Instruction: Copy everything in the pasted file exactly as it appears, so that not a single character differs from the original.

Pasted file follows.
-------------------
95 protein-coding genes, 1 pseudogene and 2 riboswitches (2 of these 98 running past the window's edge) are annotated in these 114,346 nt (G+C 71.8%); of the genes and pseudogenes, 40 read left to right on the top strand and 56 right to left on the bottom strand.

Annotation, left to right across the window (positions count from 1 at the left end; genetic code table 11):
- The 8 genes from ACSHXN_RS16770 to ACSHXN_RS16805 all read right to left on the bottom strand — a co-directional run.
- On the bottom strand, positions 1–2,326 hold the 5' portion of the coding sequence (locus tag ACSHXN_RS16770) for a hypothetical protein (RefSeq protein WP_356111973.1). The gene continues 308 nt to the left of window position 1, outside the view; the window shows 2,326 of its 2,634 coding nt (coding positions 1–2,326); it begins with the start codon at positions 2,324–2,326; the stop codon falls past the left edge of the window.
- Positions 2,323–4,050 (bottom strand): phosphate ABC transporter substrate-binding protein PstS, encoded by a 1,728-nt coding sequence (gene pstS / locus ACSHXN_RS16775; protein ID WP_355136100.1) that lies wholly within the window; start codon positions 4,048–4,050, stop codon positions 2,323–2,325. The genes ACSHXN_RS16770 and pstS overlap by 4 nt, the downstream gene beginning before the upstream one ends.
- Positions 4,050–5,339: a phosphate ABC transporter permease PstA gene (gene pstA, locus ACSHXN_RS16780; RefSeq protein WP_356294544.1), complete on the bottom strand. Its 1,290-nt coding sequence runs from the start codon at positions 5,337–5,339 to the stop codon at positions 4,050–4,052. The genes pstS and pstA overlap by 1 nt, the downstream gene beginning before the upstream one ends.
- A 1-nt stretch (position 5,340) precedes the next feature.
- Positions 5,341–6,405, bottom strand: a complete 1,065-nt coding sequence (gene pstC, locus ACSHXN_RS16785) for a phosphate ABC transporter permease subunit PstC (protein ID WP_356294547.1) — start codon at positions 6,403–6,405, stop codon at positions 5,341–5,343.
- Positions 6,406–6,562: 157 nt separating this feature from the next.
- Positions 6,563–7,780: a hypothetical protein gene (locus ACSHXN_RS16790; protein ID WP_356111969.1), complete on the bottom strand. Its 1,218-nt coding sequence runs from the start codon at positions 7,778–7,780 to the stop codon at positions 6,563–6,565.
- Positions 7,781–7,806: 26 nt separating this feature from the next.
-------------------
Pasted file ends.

95 protein-coding genes, 1 pseudogene and 2 riboswitches (2 of these 98 running past the window's edge) are annotated in these 114,346 nt (G+C 71.8%); of the genes and pseudogenes, 40 read left to right on the top strand and 56 right to left on the bottom strand.

Annotation, left to right across the window (positions count from 1 at the left end; genetic code table 11):
- The 8 genes from ACSHXN_RS16770 to ACSHXN_RS16805 all read right to left on the bottom strand — a co-directional run.
- On the bottom strand, positions 1–2,326 hold the 5' portion of the coding sequence (locus tag ACSHXN_RS16770) for a hypothetical protein (RefSeq protein WP_356111973.1). The gene continues 308 nt to the left of window position 1, outside the view; the window shows 2,326 of its 2,634 coding nt (coding positions 1–2,326); it begins with the start codon at positions 2,324–2,326; the stop codon falls past the left edge of the window.
- Positions 2,323–4,050 (bottom strand): phosphate ABC transporter substrate-binding protein PstS, encoded by a 1,728-nt coding sequence (gene pstS / locus ACSHXN_RS16775; protein ID WP_355136100.1) that lies wholly within the window; start codon positions 4,048–4,050, stop codon positions 2,323–2,325. The genes ACSHXN_RS16770 and pstS overlap by 4 nt, the downstream gene beginning before the upstream one ends.
- Positions 4,050–5,339: a phosphate ABC transporter permease PstA gene (gene pstA, locus ACSHXN_RS16780; RefSeq protein WP_356294544.1), complete on the bottom strand. Its 1,290-nt coding sequence runs from the start codon at positions 5,337–5,339 to the stop codon at positions 4,050–4,052. The genes pstS and pstA overlap by 1 nt, the downstream gene beginning before the upstream one ends.
- A 1-nt stretch (position 5,340) precedes the next feature.
- Positions 5,341–6,405, bottom strand: a complete 1,065-nt coding sequence (gene pstC, locus ACSHXN_RS16785) for a phosphate ABC transporter permease subunit PstC (protein ID WP_356294547.1) — start codon at positions 6,403–6,405, stop codon at positions 5,341–5,343.
- Positions 6,406–6,562: 157 nt separating this feature from the next.
- Positions 6,563–7,780: a hypothetical protein gene (locus ACSHXN_RS16790; protein ID WP_356111969.1), complete on the bottom strand. Its 1,218-nt coding sequence runs from the start codon at positions 7,778–7,780 to the stop codon at positions 6,563–6,565.
- Positions 7,781–7,806: 26 nt separating this feature from the next.